There are a number of players involved in the process of originating and administering a CMBS securitization. The borrower's day-to-day contact on securitized loans for routine matters such as questions about payments, property taxes, insurance and other daily matters is referred to as the primary or master servicer, which may or may not be the original Lender. Regardless, the approval authority required on specialized matters such as loan assumptions, modifications, and restructures typically does not fall under the jurisdiction of the day to day loan servicer. This role is handled by the "special" servicer.
Many of the investors that buy CMBS bonds do so for the yield and the perceived risk/return relative to other alternative investments, and not necessarily for the real estate itself. In a CMBS transaction the lowest rated bond holders are called the controlling class certificate holders, and this party has the authority to appoint the special servicer.
So, why is a special servicer important to the borrower? Well, if everything was going as planned with the asset, then more than likely the borrower would never need to know the name of the special servicer! However, in the event that a borrower wanted to sell property encumbered by CMBS debt and have a new buyer assume the loan, the special servicer who would ultimately approve the transaction. And if a property is not performing as originally planned and therefore in need of restructure options, the special servicer is the one who approves these requests.
If you need to restructure a CMBS loan, it's critically important to understand the objective of the special servicer. Since they represent the lowest rated bond holder (also known as the "first loss position") this class will suffer the first loss on the loan. The special servicer has a fiduciary duty to make decisions that will be in the best interest of all the classes of bonds. Therefore, the most important question to the special servicer is: "will the losses to all bond holders ultimately be less if I foreclose and sell the property, or if I negotiate an alternative arrangement with the current borrower?"
Perhaps the most challenging and ironic aspect of a CMBS workout is that the borrower cannot speak directly to the special servicer until after they have actually defaulted, or until they can prove to the master servicer that a default will be imminent without some relief in payments or other alternative strategy.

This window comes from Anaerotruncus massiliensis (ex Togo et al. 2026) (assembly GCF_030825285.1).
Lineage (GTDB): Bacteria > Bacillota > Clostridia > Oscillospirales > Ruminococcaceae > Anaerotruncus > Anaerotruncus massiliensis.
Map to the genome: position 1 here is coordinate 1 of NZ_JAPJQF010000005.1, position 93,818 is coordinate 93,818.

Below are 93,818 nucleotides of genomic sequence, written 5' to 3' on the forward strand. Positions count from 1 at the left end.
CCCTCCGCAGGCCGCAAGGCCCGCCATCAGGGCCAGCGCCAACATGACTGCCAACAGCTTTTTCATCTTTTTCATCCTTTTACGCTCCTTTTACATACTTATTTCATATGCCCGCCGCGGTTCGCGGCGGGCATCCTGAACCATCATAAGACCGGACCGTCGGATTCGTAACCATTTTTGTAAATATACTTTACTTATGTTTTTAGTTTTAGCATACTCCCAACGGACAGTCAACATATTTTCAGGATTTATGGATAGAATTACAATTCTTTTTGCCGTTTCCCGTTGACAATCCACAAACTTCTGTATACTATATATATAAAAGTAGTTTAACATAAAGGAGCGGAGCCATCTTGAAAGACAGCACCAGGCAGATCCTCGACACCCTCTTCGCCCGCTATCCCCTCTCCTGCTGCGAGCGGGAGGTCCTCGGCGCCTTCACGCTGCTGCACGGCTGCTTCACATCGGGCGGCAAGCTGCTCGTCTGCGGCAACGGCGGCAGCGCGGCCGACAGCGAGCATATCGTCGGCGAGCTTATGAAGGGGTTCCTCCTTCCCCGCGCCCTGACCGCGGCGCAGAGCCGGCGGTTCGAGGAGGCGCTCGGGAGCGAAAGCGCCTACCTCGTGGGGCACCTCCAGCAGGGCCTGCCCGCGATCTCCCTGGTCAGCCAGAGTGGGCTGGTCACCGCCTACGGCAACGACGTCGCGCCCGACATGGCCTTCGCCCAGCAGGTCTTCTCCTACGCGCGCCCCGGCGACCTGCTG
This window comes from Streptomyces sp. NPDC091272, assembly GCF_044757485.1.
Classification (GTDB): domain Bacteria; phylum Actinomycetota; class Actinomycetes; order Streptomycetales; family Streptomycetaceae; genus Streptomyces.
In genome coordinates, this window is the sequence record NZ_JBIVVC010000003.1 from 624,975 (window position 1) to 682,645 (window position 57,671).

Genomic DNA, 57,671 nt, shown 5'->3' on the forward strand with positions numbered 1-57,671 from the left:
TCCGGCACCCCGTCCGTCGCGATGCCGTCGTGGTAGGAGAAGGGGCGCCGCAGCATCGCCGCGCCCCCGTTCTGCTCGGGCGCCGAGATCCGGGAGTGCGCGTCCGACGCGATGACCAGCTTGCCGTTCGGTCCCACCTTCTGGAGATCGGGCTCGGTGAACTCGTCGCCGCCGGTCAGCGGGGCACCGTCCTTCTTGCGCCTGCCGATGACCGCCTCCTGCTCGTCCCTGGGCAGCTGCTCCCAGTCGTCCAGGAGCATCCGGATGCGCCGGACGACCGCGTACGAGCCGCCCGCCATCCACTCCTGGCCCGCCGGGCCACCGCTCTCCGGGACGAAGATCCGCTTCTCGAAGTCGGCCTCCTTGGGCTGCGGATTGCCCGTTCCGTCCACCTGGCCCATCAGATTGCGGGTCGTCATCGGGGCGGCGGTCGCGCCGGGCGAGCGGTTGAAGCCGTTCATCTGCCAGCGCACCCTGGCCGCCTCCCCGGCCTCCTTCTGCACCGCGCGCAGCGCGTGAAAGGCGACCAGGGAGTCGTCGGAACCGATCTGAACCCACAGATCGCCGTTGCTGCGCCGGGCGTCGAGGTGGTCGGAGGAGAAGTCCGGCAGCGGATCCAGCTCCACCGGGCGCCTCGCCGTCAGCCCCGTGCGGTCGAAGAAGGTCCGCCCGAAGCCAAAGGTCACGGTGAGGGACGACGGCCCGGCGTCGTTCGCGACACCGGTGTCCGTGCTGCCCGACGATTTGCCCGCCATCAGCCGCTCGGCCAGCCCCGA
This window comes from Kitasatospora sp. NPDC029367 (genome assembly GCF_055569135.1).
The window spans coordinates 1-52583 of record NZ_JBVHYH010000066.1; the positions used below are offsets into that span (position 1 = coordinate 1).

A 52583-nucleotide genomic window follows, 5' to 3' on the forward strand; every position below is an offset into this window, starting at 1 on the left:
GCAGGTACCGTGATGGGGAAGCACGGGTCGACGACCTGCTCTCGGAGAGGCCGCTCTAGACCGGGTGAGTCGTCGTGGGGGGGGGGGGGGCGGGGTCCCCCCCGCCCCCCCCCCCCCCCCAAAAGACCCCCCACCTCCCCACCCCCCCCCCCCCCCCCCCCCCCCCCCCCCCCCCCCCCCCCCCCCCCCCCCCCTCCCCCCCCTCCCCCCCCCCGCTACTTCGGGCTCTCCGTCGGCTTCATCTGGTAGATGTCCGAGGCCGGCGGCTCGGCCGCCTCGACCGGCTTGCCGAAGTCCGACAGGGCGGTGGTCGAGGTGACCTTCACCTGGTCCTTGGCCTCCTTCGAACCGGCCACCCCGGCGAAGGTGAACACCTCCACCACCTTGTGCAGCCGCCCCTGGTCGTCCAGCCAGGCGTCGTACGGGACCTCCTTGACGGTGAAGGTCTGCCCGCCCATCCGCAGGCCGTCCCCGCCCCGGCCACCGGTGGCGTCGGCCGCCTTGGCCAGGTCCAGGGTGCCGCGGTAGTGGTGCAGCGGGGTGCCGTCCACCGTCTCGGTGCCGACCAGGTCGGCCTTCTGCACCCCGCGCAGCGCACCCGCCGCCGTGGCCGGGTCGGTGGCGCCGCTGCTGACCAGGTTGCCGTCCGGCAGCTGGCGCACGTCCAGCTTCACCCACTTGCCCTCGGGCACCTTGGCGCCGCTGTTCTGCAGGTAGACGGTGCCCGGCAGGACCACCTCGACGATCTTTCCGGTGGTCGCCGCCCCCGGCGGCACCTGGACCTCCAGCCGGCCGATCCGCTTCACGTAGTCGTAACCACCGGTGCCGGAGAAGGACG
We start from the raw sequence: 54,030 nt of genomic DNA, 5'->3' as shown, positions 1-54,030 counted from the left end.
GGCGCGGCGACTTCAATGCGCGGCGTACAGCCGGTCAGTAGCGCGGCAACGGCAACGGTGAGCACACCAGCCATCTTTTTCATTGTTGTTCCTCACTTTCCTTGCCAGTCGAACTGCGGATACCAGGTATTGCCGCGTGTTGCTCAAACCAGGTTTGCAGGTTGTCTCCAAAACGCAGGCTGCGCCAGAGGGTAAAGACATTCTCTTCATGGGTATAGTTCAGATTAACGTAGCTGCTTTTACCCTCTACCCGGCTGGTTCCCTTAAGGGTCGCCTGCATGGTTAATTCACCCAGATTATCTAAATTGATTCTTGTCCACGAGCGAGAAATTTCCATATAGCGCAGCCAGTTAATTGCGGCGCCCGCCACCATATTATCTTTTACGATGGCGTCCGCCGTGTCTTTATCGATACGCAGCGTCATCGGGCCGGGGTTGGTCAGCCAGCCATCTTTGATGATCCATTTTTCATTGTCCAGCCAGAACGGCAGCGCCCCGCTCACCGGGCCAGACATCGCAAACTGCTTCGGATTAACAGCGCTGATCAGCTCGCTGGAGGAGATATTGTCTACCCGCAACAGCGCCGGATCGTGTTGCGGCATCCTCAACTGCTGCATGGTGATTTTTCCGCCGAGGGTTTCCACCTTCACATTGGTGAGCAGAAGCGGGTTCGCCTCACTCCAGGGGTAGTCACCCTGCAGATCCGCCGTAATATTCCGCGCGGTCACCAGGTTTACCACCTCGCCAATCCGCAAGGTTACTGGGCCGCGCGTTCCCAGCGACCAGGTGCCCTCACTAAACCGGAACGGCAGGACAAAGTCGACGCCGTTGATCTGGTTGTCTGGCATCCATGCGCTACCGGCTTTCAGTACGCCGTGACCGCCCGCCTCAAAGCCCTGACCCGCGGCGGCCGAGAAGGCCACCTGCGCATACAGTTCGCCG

The first step in a CMBS loan workout is to notify the master servicer of the situation. As discussed, the master servicer does not possess the authority to discuss a restructure or modification with the borrower; in fact, in a workout situation, their only role is to transfer you to the special servicer for those discussions if (1) you are currently in default, or (2) they firmly believe that you will eventually go into default in the near future.
In order to qualify for a loan modification or restructure plan on a CMBS loan, the borrowers must be able to demonstrate that the current cash flow from the property is not adequate to support the current debt service payment. It is not enough to simply have a property that has declined in value to a point where the loan balance is higher than the value of the property. In the event that the cash flow is less than the debt service payment, and once the master servicer has made that determination, in their sole discretion, they will then transfer your loan to the special servicer, who may then be willing to consider a restructure or payment modification.
It is somewhat ironic that the very REMIC rules that don't allow a restructure or significant modification of a loan do allow the special servicer to do whatever is in the best interest of the bond holders once a loan has been declared in default or imminent default. Therefore, once a loan has been transferred to the special servicer, any restructure or modification that is in the best interest of the bond holders can be considered. For borrowers facing a CMBS loan workout with their special servicer, there are a variety of options that the master servicer may deem to be acceptable, depending on the specific situation and circumstance.
The most common type of restructure is one that results in a slight modification of the payment so that the current income from the property will be adequate to support the new payment. Typically the current mortgage payment consists of more than just principal and interest, and includes other escrows for taxes and insurance and replacement reserves. So long as the current cash flow from the property is sufficient to support a payment that consists of some of the components of the previous payment (i.e. modification to interest only), then it is possible that the payment can be modified for a period of time so that the income from the property now satisfies the new modified payment.
If a payment modification, as described above, is not sufficient relief given the property's current cash flow, it is possible that the interest rate can be lowered for a period of time, as long as the property can then cover operating expenses and debt service at the lower rate.